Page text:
The one thing that has remained constant through my left-right-left-right swings has been showing up to vote. My grandmother was eleven when women achieved suffrage through the 19th amendment. She remembered how her mother, a woman in her late thirties, was incredibly excited to go to the polls for the first time in her life. She impressed on me what a privilege and honor it was for women to vote, and my feminist mother encouraged me to never miss the opportunity to let my voice be heard. I'm happy to say my daughters are carrying on the tradition: The Smithie hasn't missed an election - national or local - since she turned eighteen, and Youngest ran for student office as a freshman in high school!

How about you, Reds? What were your first forays into politics?

RHYS BOWEN: I've shied away from politics all my life, mainly because I seem to fall right in the middle between extreme left and extreme right. I've always voted based on personality rather than party, much to John's horror. Voted for both Diane Feinstein and Jerry Brown!  If I had more time on my hands I'd found the Sensible People's Party , one where the aim was to make good decisions that benefit all people and not be behooven to special interests (is there such a word as behooven?) .

My closest brush with democracy at work was when I was part of a committee to stop the local education board from closing our high school. The rest of the board put tremendous pressure on me to run for city council. Luckily they found another sucker, uh worthy candidate.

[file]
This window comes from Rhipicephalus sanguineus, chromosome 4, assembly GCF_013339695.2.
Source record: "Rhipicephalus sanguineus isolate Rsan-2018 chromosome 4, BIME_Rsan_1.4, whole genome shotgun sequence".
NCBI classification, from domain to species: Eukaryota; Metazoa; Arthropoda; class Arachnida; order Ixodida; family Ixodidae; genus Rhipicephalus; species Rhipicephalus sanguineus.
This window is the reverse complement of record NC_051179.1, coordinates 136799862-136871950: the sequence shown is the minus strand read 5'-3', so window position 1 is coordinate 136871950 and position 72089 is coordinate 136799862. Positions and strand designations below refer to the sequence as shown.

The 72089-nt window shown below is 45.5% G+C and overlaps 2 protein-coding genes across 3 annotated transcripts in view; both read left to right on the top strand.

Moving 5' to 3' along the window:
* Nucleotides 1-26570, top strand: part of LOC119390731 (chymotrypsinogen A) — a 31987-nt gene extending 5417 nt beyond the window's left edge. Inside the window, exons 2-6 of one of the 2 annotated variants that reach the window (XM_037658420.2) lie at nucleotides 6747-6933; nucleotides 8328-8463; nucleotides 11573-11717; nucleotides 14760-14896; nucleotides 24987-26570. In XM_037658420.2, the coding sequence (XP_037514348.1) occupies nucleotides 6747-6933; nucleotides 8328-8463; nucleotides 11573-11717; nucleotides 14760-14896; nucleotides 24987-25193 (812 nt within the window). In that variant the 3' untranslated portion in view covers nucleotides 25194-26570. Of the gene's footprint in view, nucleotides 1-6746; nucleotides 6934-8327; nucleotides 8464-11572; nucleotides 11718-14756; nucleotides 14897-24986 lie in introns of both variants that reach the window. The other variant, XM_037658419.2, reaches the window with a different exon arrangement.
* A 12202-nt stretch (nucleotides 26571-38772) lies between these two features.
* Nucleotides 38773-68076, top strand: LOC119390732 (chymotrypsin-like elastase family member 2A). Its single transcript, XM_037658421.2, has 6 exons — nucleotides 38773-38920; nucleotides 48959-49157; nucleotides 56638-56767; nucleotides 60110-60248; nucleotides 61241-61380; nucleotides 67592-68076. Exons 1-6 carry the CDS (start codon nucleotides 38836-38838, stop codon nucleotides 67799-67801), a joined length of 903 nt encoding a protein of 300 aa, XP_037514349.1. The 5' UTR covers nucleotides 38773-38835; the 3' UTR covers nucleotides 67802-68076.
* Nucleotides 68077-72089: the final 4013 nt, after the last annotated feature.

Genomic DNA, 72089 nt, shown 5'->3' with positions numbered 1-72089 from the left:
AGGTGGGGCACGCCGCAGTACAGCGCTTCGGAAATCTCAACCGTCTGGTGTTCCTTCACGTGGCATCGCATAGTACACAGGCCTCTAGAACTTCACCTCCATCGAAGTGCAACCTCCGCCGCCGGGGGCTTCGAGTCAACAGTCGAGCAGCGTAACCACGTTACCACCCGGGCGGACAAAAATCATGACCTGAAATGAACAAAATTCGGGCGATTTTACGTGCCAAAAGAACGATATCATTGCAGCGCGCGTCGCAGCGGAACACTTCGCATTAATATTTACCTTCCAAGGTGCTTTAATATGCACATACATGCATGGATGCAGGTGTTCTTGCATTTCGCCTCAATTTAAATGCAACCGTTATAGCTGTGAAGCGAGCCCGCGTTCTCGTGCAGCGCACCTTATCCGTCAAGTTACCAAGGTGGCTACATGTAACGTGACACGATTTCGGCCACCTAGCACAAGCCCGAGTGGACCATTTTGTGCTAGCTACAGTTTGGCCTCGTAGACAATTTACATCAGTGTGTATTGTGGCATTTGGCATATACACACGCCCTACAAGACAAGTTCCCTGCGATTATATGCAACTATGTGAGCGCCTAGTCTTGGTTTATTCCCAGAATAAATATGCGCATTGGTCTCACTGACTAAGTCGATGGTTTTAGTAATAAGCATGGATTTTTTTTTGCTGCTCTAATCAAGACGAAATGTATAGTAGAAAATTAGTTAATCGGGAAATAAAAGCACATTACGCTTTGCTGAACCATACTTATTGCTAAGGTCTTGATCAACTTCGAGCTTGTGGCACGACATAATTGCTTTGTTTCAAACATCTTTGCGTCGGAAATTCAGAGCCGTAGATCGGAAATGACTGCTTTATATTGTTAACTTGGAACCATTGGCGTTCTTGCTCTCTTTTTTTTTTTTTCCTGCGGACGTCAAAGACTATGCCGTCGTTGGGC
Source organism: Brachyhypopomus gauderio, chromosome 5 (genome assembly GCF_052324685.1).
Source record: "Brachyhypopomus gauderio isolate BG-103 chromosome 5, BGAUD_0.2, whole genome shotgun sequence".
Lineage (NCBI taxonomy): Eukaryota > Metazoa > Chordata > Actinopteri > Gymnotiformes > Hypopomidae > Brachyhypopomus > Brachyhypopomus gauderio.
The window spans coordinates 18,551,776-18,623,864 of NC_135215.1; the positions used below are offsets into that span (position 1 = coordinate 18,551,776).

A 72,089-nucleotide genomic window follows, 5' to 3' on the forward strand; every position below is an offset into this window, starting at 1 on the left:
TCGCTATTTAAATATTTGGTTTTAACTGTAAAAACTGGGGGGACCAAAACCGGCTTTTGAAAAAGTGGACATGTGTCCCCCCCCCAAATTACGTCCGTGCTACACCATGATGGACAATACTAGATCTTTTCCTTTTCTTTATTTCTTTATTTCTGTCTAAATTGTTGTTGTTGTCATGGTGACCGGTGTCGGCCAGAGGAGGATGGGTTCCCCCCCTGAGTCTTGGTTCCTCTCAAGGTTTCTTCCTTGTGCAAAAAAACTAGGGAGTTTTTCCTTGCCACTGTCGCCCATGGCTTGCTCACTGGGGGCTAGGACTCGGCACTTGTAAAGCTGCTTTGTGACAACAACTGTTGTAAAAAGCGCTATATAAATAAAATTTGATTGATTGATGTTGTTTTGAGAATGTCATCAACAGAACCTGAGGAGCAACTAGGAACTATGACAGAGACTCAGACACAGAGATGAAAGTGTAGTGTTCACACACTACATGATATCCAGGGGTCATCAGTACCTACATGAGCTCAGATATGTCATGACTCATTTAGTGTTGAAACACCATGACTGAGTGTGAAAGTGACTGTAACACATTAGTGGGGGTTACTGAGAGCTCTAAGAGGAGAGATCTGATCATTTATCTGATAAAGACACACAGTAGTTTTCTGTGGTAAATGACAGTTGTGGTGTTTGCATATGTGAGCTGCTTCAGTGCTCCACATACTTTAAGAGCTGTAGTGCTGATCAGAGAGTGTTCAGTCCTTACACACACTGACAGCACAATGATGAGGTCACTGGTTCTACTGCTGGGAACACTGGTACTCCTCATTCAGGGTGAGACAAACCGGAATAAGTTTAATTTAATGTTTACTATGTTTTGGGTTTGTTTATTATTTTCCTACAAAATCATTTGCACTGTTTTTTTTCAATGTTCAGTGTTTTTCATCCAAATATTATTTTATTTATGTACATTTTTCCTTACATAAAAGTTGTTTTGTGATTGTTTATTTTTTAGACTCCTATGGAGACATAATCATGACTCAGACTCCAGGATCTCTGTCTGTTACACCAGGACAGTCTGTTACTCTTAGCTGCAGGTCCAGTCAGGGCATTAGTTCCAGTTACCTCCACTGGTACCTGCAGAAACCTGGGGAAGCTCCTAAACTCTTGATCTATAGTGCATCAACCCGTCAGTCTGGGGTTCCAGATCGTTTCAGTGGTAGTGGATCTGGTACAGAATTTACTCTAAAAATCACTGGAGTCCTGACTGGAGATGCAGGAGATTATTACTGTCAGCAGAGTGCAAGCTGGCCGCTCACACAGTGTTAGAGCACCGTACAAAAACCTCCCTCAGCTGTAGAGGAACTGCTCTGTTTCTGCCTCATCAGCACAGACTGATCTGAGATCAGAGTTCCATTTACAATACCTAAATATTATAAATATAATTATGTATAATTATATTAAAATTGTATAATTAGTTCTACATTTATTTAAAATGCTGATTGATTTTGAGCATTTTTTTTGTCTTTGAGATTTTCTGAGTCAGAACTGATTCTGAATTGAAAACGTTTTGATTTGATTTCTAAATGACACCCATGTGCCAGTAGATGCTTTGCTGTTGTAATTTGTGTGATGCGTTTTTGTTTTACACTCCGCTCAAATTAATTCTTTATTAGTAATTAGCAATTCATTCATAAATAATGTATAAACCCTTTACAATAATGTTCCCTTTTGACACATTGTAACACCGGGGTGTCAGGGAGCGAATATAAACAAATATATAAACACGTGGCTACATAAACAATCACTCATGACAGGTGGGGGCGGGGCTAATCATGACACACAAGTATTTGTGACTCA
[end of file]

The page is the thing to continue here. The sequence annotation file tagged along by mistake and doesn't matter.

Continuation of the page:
HALLIE EPHRON: I hate getting into political discussions because these days people just talk past each other. Then they yell. And any time people are yelling at each other I'm out of there.

When I was in high school, I used to tell my parents that I was going to a Young Democrats meeting when I was really going down the block to meet my boyfriend whose motorcycle I was not allowed to ride on. My parents were old lefties. Loved FDR and Stevenson. My mother voted over and over for Norman Thomas, Socialist party candidate for president. So it won't surprise you that the first political campaign in which I was actively involved was Eugene McCarthy's failed bid. I was in college in NYC and election eve I helped get out the vote - it was a very sad night. It's no fun losing.